Friday, October 26, 2007

The French Macaron

Macaron en gris This is not another post on all the grey fashions in Paris.Remember I was late to the Gerard Mulot visit?
Gerard Mulot Macaron Tower I decided to do a "make-up" session since I'd missed one meeting by going off to Provence bla bla bla.Meeting The French Macaron guide Florence Our lovely macaron guide, Florence admiring the chocolat.Gerard Mulot Macaron Chef LeclercMacaron Chef Leclerc inside the kitchen/cuisine.Chef Leclerc shares his Macaron secrets Chef happily shares his macaron secrets with us. He is present from morning to night making sure the macarons are perfect and they are.Macaron topsHere Chef explains that only some of the macaron shells/ coques are flavored, like cafe, chocolate, pistache.Macaron raspberry colorantChef adds raspberry/framboise colorant to the egg whites.Once the eggs are beaten to perfection, Chef Leclerc goes handson up to his elbows, folding/macaronage in the sugar and almond flour to exactly the right consistency. 
Macaron danceThe chef does.
Macaron danceThe Macaron Dance!
He knows when the batter is perfectly mixed. Eighteen new seasonal flavors /parfums are added seasonally. Final approval comes from Gerard Mulot and the board. Wouldn't you love to sit on that board judging new flavors?
macaron dance Here Chef gives a helping hand pouring the batter into the macaron making machine. Occasionally the machine messes up. The chef throws the batter back in till it behaves properly.
Macaron batterThe framboise-colored macaron batter.
MacaronsOut come perfect macs ready for the oven/four.
Macarons ready for the oven At Gerard Mulot, they rest just 10 minutes, not 1 hour as at my Lenotre class before going into the overn.Macarons twirl inside the oven The revolving oven is new at Gerard Mulot and can bake many more macarons.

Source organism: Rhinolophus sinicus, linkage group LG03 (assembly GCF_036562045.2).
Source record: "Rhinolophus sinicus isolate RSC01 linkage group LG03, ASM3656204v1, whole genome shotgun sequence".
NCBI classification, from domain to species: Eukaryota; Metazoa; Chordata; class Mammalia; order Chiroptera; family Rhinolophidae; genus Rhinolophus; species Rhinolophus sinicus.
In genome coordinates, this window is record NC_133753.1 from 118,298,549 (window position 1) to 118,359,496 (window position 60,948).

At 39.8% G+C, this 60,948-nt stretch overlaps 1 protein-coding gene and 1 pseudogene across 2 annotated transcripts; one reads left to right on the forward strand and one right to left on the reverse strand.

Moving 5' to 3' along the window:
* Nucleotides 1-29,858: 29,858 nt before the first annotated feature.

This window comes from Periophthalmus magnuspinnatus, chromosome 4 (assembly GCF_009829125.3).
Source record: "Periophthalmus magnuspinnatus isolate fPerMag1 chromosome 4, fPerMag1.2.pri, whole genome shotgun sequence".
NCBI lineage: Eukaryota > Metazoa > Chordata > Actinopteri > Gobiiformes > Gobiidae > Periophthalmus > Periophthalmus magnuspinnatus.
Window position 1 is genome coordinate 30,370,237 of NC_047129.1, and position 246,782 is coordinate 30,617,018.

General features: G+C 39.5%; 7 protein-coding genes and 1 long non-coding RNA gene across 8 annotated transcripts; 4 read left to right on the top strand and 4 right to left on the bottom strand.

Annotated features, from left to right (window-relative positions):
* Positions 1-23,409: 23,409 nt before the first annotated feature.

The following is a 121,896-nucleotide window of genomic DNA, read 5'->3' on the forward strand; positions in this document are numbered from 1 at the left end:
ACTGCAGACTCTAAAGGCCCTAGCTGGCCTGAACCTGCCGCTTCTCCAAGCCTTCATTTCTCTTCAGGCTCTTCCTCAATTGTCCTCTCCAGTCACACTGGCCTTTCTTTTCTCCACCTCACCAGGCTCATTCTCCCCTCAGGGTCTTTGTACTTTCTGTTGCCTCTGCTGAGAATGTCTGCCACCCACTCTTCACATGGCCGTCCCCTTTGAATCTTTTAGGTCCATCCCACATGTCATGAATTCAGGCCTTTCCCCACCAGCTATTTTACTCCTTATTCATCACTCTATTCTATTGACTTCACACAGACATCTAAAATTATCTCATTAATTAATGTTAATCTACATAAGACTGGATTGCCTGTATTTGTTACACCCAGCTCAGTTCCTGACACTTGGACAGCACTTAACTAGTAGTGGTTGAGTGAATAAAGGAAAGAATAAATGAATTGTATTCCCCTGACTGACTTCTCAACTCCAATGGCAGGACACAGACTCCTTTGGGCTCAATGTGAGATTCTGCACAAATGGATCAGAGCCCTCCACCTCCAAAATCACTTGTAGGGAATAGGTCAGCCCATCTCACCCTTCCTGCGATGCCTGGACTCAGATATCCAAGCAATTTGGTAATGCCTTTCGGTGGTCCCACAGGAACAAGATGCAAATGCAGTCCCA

80 kilos are made per day.
8 macarons in 100 grams.
1 kilo(1000 gr.) should equal 80 macarons.
1,600 macarons per day.
Macarons removed from the fore Removing the hot trays at exactly the right moment. Many of the stagieres/workers are from Japan. There are 18 Gerard Mulot shops in Japan selling ONLY MACARONS! They all come to Paris to get the training. American pastry chefs get off your duffs and get on it!macarons resting The baked framboise lids get their beauty sleep for 24 hours but I may have gotten that wrong in my excitement.
Macarons ready to receive their fillingsThe shells wait to be filled.
the Macarons get their ganache filling White chocolate ganache is piped into coconut macaron lids. This worker looks very happy.
Macarons waiting for their tipsMacarons await for their tops.
Nougat Macaron reward As a reward for our patience we taste a nougat macaronmaking the chocolate ganache Then into the chocolate kitchen to see ganache made. That's another post that will have to wait dear readers.
Over at Jean-Paul Hevin they are celebrating JOUR DU MACARON too. No one is waiting. Here you buy a box a box of 5 for 6.90 euros and they give you 1 free raspberry mac.
They donate 1 euro for you. Hmmm...
There are 2 other pastry chefs celebrating today. I'm off to check them out and report back. It's a race against time - MSN keeps shutting down my internet for no good reason. As I raced to post I wolfed down my free macarons :(
I MUST replenish supplies at once. I forgot to taste them!
A bientot!
back inside Gerard Mulot shop


  1. gosh I wished they had this many flavors here in Japan! I've only seen 5 so far and have tasted them already...bring on more flavors!!

  2. I have never watched anything better while my pizza stone's heating up! Maybe I shall make some little macaron pizzette? With a smudge of dark chocolate, dried tomatoes and chili? Or color them pink?